My point? I made the huge mistake of thinking that technology had a certain minimum viable lifespan that bought be a bit of safety and certainly a bit of time. I knew the value of backing up long before this episode stole two weeks of productivity and had me scrambling like a Christmas hostess whose dog just ate the turkey. But with all that is involved in starting up a business, I waited and made protecting my technology a low priority. I waited and have now had to spend over $600 on a level II tech retrieval for the busted hard drive and over $800 on a desk top computer to make sure that this never happens again.
Out of my tale of woe, I’ve learned a few things and even if you already know the value of backing up but may have become a little lax in your efforts, my hope is that this will prompt a speedy revival of your protection efforts:
1. Laptops: Portable, convenient and crazy unstable. Unless you have an SSD (solid state drive) in place which can also fail. My biggest bad? Putting my computer to sleep instead of shutting down completely while travelling. Apparently hard drives don’t take kindly to being in motion in sleep mode. Sleep to us implies not moving, but to a hard drive it’s more like the restless spouse on a shaky bed with a crappy box spring when it comes to your computer.
2. It Takes 2 – The best piece of advice I got was to have a back up computer. I went with a desk top. Why? I won’t be moving it around, it’s faster than a laptop and I can do more with it but spend less money than a new laptop for the same memory, etc. I looked at all-in-ones as well but don’t recommend them as repairs and upgrades are near impossible. It does require a bit of double installing but I’ll never be without the software I need again and I can access files from the Google Drive.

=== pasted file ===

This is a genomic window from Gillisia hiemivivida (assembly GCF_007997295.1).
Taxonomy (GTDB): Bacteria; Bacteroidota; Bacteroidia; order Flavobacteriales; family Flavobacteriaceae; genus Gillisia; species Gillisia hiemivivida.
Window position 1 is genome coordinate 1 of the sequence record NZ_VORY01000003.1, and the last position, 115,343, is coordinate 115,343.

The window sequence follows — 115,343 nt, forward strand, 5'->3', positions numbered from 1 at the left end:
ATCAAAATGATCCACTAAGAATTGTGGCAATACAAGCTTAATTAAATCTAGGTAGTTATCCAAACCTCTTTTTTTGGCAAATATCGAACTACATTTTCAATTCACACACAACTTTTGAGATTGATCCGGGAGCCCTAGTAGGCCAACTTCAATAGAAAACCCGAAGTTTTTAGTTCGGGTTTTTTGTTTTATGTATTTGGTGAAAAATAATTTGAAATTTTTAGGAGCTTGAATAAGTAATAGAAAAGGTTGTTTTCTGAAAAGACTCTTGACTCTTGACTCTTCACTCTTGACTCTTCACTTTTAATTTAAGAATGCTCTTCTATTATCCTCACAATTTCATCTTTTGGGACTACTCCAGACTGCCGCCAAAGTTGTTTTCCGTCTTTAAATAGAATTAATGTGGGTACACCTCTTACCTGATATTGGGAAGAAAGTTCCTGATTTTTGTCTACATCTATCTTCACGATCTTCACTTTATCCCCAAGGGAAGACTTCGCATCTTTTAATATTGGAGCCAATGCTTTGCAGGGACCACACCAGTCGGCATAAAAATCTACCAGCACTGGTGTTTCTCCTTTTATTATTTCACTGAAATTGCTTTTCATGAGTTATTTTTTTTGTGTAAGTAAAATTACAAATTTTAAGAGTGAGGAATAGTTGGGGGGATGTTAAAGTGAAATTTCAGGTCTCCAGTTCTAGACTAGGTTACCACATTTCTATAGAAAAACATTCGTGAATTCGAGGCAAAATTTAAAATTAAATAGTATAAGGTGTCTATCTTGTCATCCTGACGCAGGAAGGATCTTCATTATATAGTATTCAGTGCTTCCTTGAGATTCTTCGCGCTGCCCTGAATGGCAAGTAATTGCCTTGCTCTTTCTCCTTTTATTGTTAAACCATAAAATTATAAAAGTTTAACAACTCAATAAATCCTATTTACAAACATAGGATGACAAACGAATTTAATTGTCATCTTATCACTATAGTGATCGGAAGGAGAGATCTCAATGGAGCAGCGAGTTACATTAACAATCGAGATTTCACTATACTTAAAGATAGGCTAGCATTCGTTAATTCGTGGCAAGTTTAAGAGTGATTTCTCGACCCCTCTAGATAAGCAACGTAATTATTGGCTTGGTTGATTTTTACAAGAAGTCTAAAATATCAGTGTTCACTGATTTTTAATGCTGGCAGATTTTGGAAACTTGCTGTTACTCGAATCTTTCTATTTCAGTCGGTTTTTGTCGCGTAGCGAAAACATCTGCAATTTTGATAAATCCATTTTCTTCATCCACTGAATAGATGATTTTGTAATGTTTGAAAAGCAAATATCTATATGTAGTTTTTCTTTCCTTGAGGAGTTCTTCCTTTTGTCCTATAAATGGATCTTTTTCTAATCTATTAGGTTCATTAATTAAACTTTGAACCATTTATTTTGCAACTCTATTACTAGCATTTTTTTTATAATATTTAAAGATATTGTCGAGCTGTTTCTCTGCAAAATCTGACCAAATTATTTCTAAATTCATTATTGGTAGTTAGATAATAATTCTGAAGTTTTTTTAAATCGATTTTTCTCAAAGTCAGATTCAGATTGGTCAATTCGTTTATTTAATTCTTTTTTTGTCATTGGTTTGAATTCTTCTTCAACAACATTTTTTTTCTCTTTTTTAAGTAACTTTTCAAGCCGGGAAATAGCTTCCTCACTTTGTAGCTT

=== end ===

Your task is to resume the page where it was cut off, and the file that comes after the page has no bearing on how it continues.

3. Back Up Plan – did I mention that backing up would have saved me a ton of trouble? I’m currently using Google Drive to save any files and will be double backing up to a cloud service as well an external drive. Use whatever software comes with your system to make a recovery media so at least you have something to use when your hard drive fails. Notice I say when not if. Because trust me: it will happen.
4. Software – If you’ve installed software and have the option to get a CD or USB, get it. Trust me. I downloaded software as part of my Sheridan College tuition in 2012 and access expires after a year. I had to pay a re-connection fee to be able to access the files. I also recommend saving the activation emails to a cloud drive and printing them for your files. They’ve got those handy codes and links that will save you time and money.
I hope this inspires you to take care of your business from the laptop up. If I’ve not got your sympathy vote and you’re just shaking your head at my idiocy – join the club. I’ve done a lot of head shaking over the past two weeks and not just to get out the crap that filled my ears from all the tech people I had to deal with. Protection is not something to be taken lightly for any part of your life, but if you are in a stable relationship with your tech sometimes you can get a bit lazy. My suggestion? Back that sh*t up. It will cost you more than it’s worth to not pay attention in the first place.